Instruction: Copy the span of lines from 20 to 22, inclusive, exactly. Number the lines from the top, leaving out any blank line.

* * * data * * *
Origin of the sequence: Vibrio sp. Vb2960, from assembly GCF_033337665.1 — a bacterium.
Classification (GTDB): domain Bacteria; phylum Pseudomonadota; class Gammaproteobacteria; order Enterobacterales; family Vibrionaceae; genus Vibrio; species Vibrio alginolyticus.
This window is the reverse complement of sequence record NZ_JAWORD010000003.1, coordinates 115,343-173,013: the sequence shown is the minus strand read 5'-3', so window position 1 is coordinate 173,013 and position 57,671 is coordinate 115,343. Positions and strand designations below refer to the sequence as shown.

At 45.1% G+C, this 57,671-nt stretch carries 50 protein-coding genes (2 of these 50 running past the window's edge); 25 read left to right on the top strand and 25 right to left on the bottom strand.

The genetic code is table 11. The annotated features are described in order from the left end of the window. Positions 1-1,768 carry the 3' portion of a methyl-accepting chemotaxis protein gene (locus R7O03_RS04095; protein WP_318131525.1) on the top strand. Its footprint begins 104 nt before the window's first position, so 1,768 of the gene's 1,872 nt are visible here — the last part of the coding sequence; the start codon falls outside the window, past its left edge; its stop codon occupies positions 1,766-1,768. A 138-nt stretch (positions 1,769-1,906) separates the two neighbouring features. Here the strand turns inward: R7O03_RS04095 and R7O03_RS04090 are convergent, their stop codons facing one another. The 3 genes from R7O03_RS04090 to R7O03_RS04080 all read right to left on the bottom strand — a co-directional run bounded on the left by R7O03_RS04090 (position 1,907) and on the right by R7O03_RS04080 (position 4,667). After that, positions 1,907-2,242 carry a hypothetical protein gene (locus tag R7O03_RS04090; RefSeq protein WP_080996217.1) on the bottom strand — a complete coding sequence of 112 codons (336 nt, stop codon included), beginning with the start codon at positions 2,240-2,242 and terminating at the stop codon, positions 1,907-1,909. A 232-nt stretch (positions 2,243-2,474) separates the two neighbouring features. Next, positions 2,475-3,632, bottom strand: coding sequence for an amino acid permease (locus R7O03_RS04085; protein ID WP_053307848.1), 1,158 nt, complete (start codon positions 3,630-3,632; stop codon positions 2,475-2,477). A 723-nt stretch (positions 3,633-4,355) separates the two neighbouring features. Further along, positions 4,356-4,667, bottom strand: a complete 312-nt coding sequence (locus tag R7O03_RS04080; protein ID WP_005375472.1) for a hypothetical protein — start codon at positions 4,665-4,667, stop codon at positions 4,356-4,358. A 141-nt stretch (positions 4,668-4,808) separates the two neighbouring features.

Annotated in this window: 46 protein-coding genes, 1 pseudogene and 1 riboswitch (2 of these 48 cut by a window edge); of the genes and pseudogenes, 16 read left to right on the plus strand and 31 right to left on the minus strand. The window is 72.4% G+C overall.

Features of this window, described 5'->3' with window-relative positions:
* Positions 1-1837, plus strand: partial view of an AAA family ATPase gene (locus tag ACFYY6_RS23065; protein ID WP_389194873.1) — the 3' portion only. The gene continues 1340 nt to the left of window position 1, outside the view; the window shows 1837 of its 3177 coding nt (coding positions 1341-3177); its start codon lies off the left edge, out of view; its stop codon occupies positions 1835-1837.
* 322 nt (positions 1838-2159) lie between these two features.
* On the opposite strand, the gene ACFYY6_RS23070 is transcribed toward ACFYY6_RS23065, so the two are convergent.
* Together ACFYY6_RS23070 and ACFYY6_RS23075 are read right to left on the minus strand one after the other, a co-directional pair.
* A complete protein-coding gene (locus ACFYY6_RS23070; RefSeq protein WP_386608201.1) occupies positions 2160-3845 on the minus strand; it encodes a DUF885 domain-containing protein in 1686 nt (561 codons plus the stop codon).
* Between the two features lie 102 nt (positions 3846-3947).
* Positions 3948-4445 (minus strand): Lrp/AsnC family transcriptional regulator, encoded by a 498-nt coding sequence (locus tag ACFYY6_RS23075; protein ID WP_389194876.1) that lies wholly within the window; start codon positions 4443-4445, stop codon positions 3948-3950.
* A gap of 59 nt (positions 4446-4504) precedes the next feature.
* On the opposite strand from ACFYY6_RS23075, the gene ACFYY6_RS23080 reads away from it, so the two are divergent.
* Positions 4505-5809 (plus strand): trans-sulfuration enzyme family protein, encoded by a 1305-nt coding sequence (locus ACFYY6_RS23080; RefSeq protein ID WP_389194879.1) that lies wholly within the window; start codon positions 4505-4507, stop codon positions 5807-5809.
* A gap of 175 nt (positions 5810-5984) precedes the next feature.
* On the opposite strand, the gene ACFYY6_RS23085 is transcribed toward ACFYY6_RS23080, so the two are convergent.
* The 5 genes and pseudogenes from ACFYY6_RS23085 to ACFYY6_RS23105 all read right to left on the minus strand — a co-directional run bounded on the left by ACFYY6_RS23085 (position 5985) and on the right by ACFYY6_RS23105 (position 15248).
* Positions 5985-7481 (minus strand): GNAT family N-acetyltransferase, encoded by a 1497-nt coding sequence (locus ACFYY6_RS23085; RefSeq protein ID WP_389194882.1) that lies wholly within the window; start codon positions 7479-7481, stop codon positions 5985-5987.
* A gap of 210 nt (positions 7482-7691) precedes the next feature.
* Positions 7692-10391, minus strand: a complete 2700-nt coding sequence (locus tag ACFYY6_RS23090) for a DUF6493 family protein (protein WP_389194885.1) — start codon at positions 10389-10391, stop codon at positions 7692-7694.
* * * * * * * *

* The 5 genes and pseudogenes from ACFYY6_RS23085 to ACFYY6_RS23105 all read right to left on the minus strand — a co-directional run bounded on the left by ACFYY6_RS23085 (position 5985) and on the right by ACFYY6_RS23105 (position 15248).
* Positions 5985-7481 (minus strand): GNAT family N-acetyltransferase, encoded by a 1497-nt coding sequence (locus ACFYY6_RS23085; RefSeq protein ID WP_389194882.1) that lies wholly within the window; start codon positions 7479-7481, stop codon positions 5985-5987.
* A gap of 210 nt (positions 7482-7691) precedes the next feature.